People who used high-potency cannabis on a daily basis — with THC levels exceeding 10 percent — were nearly five times more likely to have a psychotic episode, compared with those who didn’t, according to a new study in The Lancet Psychiatry.
In Florida, THC levels can be even higher in products sold for medicinal marijuana.
“The THC levels are as high as 90 percent on concentrated products and 30 percent on flower,” said Victoria Walker, a spokesperson for Trulieve, one of the largest medical marijuana dispensaries in Florida.
Trulieve was the first Florida dispensary to start selling cannabis flower after Gov. Ron DeSantis signed a bill into law on March 18 that revoked a ban on smoking medical marijuana.
In the study, conducted by researchers at King’s College London, researchers collected data on 901 cannabis users, between 2010 and 2015, who were diagnosed with first-episode psychosis after presenting themselves to mental health services during this period. The 901 were culled from 11 study sites across Europe and Brazil.
The 901 were compared with 1,237 individuals in the healthier control group. The study participants were between the ages of 18 and 64.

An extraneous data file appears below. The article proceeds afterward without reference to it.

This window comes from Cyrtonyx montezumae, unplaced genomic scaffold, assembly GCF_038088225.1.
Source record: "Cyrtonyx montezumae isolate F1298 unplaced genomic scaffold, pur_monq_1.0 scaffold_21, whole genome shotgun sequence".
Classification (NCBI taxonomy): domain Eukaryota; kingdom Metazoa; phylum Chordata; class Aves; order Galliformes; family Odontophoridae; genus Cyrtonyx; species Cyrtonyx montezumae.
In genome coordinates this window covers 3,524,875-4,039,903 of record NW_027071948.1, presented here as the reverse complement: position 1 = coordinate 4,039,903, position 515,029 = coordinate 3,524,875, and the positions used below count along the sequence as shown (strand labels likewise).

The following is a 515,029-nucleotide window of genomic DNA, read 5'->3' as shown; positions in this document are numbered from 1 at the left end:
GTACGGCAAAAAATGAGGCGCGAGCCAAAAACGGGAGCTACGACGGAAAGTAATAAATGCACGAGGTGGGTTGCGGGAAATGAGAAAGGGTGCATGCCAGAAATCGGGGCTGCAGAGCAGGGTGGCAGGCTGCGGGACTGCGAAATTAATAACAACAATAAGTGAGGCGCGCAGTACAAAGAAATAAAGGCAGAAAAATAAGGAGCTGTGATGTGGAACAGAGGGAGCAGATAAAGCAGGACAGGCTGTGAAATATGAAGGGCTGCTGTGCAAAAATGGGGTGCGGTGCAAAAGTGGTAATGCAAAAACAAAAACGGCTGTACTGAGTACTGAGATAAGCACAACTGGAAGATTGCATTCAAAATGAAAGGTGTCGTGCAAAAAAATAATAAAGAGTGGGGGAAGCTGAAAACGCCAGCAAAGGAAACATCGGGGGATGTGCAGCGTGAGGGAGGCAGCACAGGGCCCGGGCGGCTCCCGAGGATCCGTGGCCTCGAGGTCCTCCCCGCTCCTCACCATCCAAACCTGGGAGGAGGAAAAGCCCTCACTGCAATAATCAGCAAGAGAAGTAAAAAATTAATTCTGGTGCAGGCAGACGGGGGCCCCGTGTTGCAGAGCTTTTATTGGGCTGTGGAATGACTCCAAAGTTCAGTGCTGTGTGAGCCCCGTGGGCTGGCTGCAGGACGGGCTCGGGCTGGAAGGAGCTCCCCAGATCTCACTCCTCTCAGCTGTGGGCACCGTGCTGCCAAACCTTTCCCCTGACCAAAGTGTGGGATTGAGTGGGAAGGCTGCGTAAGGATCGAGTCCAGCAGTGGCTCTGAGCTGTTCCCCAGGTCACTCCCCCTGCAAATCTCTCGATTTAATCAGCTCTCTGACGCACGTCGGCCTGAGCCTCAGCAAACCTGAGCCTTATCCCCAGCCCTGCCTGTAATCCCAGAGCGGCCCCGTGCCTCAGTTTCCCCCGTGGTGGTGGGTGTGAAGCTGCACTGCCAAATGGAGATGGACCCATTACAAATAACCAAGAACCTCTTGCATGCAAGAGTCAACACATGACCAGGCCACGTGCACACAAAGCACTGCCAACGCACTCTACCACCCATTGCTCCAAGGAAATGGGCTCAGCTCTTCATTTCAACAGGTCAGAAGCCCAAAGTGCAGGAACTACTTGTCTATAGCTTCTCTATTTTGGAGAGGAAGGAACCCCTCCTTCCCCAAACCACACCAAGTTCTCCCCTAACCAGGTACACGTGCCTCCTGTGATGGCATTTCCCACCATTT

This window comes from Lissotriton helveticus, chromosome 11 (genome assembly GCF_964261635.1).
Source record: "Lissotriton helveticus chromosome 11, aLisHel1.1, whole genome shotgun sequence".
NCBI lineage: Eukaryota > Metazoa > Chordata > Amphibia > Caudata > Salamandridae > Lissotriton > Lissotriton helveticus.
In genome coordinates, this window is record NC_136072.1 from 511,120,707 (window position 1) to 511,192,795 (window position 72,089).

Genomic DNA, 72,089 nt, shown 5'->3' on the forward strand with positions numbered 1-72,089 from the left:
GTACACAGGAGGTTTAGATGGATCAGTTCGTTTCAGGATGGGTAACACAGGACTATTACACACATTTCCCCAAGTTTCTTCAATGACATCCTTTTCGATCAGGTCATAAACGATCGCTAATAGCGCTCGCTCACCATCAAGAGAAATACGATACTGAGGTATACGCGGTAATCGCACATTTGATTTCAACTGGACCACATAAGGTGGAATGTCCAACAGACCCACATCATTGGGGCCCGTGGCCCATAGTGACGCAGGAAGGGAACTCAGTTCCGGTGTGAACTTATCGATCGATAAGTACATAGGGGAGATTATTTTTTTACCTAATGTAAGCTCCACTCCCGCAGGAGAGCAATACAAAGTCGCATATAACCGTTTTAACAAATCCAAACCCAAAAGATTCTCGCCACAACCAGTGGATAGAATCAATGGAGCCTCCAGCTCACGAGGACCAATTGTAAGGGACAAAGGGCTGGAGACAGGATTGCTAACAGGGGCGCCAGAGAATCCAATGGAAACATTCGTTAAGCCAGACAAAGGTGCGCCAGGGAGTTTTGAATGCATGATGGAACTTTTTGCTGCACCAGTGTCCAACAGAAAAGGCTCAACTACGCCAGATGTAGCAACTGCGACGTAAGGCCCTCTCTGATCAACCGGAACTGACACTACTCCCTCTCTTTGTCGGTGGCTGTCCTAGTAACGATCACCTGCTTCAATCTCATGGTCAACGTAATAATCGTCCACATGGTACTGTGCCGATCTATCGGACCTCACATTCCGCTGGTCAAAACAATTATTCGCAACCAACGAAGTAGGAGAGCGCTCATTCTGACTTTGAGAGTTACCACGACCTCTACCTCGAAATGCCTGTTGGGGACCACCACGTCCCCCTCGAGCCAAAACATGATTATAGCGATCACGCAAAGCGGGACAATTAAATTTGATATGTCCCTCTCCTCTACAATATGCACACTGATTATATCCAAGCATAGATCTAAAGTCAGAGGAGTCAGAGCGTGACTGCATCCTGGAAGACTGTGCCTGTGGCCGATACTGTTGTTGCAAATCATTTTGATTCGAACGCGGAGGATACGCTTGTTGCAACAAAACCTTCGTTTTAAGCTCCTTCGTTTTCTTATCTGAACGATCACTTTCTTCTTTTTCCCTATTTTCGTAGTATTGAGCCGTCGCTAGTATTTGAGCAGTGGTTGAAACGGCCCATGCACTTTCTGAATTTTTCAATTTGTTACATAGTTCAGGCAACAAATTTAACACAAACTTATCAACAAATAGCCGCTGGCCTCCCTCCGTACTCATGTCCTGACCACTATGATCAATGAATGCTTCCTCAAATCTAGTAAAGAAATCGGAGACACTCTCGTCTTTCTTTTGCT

The researchers concluded people who used low-strength cannabis on a daily basis — with THC levels below 10 percent — were three times more likely to have a psychotic episode, compared with those who had not used cannabis. These rates increased to five times more likely of having a psychotic episode if high-potency cannabis — with TCH levels of 10 percent or more — was consumed daily.
“Our findings confirm previous evidence of the harmful effect on mental health of daily use of cannabis, especially of high-potency types,” the study said.
The report from the United Kingdom comes as more states throughout the United States legalize marijuana for medicinal and recreational purposes. So far, 10 states and the District of Columbia have legalized small amounts of marijuana for adult recreational use, according to NORML, a marijuana advocacy group.
NORML officials said the study is premature and potentially flawed.
“Cannabis use has increased over the years, which puts doubt on the study as incidents of psychosis have generally stayed the same,” said Karen Goldstein, director of NORML Florida.
Added NORML’S national deputy director, Paul Armentano, in a blog post: “It remains premature at best, and sensational at worst to claim that a causal relationship exists between marijuana use and psychiatric disorders on the basis of this new paper.”
He added: “Subjects in the study self-reported their cannabis use. As a result, authors had no ability to verify the THC content of the marijuana consumed by participants.”
Others, however, say the study raises red flags and more research should be done.
“Unfortunately, marijuana has been classified as a Schedule 1 substance by the FDA, and thus hasn’t been studied completely,” Dr. Jennifer Treusch, an Arizona psychiatrist told ABC 15, an Arizona TV station. “We would greatly benefit from having studies done so that we could completely understand what marijuana is doing to the body and mind.”